RANKL

Receptor activator of nuclear factor kappa B ligand (RANKL)—also known as TNF-related activation-induced cytokine or osteoprotegerin (OPG) ligand—is a member of the TNF superfamily. The RANK-RANKL-OPG signaling pathway is involved in osteoclastogenesis, osteoclast activation, and regulation of bone resorption. Polymorphisms of RANK genes rs3018362 (A/G) and rs35211496 (C/T) were investigated in individuals with peri-implantitis, with chronic periodontitis, and periodontally healthy. The CC genotype of the rs35211496 RANK gene was significantly associated with peri-implantitis and was suggested as a genetic risk factor.74  When the RANKL gene polymorphisms of rs9533156 (T/C) and RANKL+290 A/G (rs2277438) were analyzed, the CT genotype of rs9533156 was significantly associated with peri-implantitis.75  RANKL-438 A/G polymorphism was not associated with the failure of dental implants.32 

Matrix metalloproteinases (MMP) are a class of zinc-dependent proteolytic enzymes responsible for extracellular matrix metabolism that are possibly involved in the osseointegration process of dental implants.76,77  Matrix metalloproteinases have been found in peri-implant sulcular fluid, playing a pathologic role in peri-implant bone loss.78,79  The polymorphisms in MMP-1,33,34  MMP-8,75  and MMP-933 have been investigated. Polymorphisms of MMP-1-1607 G/GG (rs1799750) and MMP-1-519 A/G (rs1144393) in the promoter region of human MMP-1 have been shown to increase transcription activity.34  Polymorphism of MMP-1-1607 G/GG was reported to be associated with severe chronic periodontitis.80  The 2G allele and 2G/2G genotype in patients with severe periodontitis were significantly more frequent than in the healthy group.80  The genetic association of MMPs with periodontitis risk has been well-reviewed.81 

Polymorphism of MMP-1-1607 G/GG has been demonstrated to be associated with early implant failure.33  The frequency of the G allele and the G/G genotype in the MMP-1-1607 G/GG were 62% and 34%, respectively, in patients with one or more early failed implants, compared with 75% and 62% in control group, indicating an association with early implant failure.34  The MMP-1-519 A/G polymorphism was not significantly associated with implant loss.34  When the MMP-8-799 C/T (rs11225395) polymorphism in the promoter region of the MMP-8 gene in nonsmoking patients was investigated, it was found that the T allele and the T/T genotype were associated with early loss of implants.35  The MMP-9-1562 C/T (rs34016235) polymorphism in the MMP-9 promoter region was not associated with chronic periodontitis82  or implant loss.33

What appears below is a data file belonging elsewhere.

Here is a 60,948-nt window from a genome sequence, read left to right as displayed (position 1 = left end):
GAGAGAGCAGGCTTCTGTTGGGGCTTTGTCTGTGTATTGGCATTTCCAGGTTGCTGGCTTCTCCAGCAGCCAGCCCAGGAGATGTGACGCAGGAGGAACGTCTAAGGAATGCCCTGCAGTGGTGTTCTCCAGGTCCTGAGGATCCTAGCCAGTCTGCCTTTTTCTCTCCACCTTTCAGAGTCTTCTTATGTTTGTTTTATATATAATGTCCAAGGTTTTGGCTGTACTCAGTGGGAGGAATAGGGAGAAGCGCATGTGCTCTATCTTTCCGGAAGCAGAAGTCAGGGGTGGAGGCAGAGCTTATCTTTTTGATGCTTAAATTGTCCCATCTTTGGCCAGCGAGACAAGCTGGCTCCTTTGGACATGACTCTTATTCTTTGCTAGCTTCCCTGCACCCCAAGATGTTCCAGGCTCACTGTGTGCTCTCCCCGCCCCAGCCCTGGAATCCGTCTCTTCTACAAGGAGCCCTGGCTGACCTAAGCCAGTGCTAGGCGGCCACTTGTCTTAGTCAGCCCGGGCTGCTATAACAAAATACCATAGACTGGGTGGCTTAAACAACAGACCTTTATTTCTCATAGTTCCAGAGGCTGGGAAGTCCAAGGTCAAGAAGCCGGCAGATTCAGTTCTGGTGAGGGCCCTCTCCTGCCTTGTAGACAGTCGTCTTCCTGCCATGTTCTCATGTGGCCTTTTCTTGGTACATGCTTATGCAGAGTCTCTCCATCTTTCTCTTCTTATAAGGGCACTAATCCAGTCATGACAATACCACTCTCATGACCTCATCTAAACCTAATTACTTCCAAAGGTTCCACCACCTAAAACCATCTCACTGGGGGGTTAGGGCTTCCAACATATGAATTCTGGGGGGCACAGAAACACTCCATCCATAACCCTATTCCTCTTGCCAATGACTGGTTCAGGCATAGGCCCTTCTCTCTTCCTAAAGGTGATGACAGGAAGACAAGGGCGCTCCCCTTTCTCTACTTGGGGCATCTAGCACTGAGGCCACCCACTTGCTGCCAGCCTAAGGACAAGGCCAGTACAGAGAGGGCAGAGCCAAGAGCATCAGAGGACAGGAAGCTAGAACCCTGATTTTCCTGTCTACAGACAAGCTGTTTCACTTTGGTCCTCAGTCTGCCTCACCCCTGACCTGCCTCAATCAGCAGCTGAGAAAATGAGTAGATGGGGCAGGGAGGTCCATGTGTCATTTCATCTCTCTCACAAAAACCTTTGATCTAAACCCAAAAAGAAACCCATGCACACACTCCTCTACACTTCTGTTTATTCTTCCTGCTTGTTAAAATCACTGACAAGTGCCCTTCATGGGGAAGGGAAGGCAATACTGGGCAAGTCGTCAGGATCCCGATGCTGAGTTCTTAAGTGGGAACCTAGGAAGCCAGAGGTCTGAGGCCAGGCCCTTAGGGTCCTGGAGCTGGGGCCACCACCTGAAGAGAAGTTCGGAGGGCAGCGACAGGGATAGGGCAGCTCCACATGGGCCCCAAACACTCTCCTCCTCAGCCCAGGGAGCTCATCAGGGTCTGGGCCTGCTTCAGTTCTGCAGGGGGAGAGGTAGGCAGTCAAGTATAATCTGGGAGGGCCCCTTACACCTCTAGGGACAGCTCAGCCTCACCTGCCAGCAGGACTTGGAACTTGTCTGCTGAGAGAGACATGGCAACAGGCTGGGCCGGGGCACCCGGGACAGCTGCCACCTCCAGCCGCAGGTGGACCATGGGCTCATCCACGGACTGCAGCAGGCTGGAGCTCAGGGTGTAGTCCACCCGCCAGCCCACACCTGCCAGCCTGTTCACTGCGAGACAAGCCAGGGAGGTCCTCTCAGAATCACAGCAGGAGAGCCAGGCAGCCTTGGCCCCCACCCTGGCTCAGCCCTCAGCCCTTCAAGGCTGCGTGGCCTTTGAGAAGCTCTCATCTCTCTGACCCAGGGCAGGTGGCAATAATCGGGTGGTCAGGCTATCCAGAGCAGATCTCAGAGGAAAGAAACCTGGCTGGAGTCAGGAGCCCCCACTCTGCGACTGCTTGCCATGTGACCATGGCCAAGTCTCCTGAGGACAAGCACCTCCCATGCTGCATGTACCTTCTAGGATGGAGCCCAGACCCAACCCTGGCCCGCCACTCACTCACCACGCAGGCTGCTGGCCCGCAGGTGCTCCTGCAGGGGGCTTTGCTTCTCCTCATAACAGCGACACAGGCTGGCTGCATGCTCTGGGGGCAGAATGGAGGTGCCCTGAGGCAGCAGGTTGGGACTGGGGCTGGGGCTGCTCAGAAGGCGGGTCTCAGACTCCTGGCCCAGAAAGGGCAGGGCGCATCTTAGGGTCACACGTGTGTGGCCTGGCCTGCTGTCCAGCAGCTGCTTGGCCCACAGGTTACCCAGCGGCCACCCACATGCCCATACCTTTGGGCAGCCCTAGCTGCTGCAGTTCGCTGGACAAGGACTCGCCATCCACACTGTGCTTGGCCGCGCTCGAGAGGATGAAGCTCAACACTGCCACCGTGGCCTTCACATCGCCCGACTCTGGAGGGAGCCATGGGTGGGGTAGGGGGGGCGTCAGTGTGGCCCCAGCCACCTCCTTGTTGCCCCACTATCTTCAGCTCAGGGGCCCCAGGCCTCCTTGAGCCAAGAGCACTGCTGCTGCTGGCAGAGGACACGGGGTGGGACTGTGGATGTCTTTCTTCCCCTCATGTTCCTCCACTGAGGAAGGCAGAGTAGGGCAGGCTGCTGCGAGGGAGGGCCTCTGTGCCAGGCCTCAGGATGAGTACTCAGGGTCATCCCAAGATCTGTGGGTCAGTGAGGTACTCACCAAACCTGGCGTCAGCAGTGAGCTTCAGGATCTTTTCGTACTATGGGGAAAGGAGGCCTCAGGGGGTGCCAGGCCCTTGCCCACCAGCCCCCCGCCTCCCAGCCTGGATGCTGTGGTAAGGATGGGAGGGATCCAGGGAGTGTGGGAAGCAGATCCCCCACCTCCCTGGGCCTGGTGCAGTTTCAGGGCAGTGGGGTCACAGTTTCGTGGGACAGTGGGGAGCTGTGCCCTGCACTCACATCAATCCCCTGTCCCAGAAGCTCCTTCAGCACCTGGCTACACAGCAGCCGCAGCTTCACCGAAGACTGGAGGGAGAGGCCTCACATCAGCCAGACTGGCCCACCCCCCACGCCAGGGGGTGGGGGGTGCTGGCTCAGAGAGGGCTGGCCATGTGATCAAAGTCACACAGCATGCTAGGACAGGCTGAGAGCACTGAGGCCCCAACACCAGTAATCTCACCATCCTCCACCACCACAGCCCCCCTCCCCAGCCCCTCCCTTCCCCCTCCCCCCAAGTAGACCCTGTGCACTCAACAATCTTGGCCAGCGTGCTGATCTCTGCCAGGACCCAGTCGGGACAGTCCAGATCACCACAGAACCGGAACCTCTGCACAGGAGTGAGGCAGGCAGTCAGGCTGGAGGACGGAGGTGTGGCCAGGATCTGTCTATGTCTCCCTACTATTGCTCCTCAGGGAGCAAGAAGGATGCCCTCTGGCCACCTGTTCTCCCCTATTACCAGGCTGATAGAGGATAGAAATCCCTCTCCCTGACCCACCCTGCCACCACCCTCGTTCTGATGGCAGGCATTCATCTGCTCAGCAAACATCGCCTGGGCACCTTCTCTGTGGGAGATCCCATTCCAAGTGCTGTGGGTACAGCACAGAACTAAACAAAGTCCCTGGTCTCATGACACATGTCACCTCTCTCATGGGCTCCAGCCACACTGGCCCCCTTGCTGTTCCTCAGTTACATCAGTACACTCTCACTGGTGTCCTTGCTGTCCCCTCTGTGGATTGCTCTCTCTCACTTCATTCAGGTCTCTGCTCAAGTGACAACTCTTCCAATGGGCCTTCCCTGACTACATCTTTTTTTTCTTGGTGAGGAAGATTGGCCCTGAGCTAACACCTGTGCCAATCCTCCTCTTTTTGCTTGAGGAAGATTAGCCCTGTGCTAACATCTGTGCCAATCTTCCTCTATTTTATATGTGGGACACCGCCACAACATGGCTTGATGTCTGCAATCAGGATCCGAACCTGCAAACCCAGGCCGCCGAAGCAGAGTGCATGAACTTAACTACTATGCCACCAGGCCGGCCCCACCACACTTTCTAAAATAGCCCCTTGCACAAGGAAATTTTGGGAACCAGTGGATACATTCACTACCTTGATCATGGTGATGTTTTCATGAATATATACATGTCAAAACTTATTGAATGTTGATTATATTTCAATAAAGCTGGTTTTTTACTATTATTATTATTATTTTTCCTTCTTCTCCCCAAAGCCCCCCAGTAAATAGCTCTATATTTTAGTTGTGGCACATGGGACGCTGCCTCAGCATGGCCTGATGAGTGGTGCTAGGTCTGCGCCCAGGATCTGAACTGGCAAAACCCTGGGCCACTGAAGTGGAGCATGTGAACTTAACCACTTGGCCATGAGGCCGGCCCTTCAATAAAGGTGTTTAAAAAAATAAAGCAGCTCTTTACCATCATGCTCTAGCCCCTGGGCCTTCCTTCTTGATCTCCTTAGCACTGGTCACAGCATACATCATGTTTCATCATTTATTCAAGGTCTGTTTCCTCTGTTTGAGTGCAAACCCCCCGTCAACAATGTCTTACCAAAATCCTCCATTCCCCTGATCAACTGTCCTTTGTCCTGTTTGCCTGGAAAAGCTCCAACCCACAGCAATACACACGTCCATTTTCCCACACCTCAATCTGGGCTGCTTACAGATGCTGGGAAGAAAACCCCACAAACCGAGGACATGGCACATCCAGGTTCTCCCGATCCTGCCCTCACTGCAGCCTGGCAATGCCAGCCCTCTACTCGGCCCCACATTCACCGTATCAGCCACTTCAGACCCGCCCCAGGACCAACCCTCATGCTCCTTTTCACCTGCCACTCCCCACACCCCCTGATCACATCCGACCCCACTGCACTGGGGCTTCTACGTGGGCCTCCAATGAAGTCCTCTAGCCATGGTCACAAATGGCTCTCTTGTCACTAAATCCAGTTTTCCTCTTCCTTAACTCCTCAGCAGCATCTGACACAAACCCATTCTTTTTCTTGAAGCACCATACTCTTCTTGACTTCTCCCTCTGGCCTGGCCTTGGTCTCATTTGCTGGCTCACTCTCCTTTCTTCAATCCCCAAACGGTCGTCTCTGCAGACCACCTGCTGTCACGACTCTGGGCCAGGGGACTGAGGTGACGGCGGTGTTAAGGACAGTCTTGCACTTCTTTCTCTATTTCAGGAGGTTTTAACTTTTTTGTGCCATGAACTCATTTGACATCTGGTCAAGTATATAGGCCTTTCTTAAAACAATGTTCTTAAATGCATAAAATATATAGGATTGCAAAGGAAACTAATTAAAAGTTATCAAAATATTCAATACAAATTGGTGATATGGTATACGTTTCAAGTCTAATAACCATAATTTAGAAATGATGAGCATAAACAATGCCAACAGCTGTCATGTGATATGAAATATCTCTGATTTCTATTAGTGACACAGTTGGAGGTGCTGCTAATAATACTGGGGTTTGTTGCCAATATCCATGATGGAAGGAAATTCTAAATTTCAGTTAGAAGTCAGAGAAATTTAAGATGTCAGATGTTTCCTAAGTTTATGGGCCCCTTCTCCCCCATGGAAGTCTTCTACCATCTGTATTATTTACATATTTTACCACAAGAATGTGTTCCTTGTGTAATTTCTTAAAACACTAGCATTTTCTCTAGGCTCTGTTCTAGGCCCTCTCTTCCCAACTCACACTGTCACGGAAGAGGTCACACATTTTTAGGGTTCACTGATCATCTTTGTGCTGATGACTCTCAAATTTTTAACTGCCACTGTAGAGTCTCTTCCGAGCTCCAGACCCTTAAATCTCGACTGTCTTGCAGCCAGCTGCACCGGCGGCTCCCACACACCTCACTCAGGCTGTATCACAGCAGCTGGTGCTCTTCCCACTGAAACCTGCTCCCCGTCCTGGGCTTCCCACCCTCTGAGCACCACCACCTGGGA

BMP and FGF

Bone morphogenetic proteins (BMP) represent a family of growth factors that facilitate osteogenesis. The BMP-4 genetic polymorphism was found to influence marginal bone loss around implants before implant loading.83  When 13 polymorphic sites in BMP-4, FGF3, FGF10, and FGFR1 genes were analyzed, the TT genotype of BMP-4 rs2761884 (G/T) contributed to healthy peri-implant, while BMP-4 GAAA and GGGA haplotypes were associated with peri-implantitis.84  Fibroblast growth factors (FGF) and their receptors (FGFR) are involved in the regulation of cell proliferation, differentiation, and migration. The TT+CT genotypes of FGF3 rs4631909 (C/T) were more frequent in healthy controls. The C allele frequency of the FGF3 rs4631909 (C/T) and FGF10 CCTG haplotype were positively associated with peri-implantitis.84  The BMP-4 and FGF10 haplotypes showed a relationship with peri-implantitis. Bone morphogenetic protein/retinoic acid inducible neural-specific protein 3 (BRINP3) is involved in cell proliferation, migration, and death.85  Polymorphisms of BRINP3 rs1935881 (A/G) and rs1342913 (A/G) have been associated with periodontitis86  and peri-implantitis.87 

TGF-β1

Transforming growth factor-β1 (TGF-β1) is a multifunctional cytokine involved in pathophysiological functions such as reduction of inflammation and promotion of wound healing. The polymorphisms of TGF-β1-509 C/T (rs1800469) and TGF-β1-800 G/A (rs1800468) in the promoter region increase its transcription activity. Polymorphism in TGF-β1-509 C/T is likely to be associated with severe periodontitis,88  but the polymorphisms of TGF-β1-509 C/T and TGF-β1-800 G/A were not significantly associated with early implant failure.36 

Other Genes